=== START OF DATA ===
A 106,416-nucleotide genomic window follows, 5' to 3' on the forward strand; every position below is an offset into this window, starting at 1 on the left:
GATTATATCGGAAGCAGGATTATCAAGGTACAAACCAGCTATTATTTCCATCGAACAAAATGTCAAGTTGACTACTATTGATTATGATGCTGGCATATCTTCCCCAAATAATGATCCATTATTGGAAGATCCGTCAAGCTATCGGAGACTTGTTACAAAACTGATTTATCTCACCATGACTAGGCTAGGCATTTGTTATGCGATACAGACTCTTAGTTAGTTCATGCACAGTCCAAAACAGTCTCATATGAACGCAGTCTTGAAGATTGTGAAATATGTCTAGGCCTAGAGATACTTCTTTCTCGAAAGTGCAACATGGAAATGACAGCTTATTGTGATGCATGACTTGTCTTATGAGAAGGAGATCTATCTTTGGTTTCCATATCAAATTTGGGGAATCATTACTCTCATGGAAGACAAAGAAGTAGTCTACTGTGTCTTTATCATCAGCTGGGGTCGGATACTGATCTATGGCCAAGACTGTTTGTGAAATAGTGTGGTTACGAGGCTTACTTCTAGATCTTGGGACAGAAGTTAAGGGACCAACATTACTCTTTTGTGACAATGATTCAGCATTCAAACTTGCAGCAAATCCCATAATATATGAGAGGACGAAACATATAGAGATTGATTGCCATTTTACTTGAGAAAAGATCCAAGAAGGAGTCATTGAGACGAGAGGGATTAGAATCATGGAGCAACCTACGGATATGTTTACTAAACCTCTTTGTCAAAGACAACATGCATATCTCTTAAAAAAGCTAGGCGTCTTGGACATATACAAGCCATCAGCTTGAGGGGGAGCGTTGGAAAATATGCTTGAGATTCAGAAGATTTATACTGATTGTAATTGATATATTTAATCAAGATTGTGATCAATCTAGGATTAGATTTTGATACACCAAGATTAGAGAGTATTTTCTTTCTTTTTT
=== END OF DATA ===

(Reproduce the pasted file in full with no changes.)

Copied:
A 106,416-nucleotide genomic window follows, 5' to 3' on the forward strand; every position below is an offset into this window, starting at 1 on the left:
GATTATATCGGAAGCAGGATTATCAAGGTACAAACCAGCTATTATTTCCATCGAACAAAATGTCAAGTTGACTACTATTGATTATGATGCTGGCATATCTTCCCCAAATAATGATCCATTATTGGAAGATCCGTCAAGCTATCGGAGACTTGTTACAAAACTGATTTATCTCACCATGACTAGGCTAGGCATTTGTTATGCGATACAGACTCTTAGTTAGTTCATGCACAGTCCAAAACAGTCTCATATGAACGCAGTCTTGAAGATTGTGAAATATGTCTAGGCCTAGAGATACTTCTTTCTCGAAAGTGCAACATGGAAATGACAGCTTATTGTGATGCATGACTTGTCTTATGAGAAGGAGATCTATCTTTGGTTTCCATATCAAATTTGGGGAATCATTACTCTCATGGAAGACAAAGAAGTAGTCTACTGTGTCTTTATCATCAGCTGGGGTCGGATACTGATCTATGGCCAAGACTGTTTGTGAAATAGTGTGGTTACGAGGCTTACTTCTAGATCTTGGGACAGAAGTTAAGGGACCAACATTACTCTTTTGTGACAATGATTCAGCATTCAAACTTGCAGCAAATCCCATAATATATGAGAGGACGAAACATATAGAGATTGATTGCCATTTTACTTGAGAAAAGATCCAAGAAGGAGTCATTGAGACGAGAGGGATTAGAATCATGGAGCAACCTACGGATATGTTTACTAAACCTCTTTGTCAAAGACAACATGCATATCTCTTAAAAAAGCTAGGCGTCTTGGACATATACAAGCCATCAGCTTGAGGGGGAGCGTTGGAAAATATGCTTGAGATTCAGAAGATTTATACTGATTGTAATTGATATATTTAATCAAGATTGTGATCAATCTAGGATTAGATTTTGATACACCAAGATTAGAGAGTATTTTCTTTCTTTTTT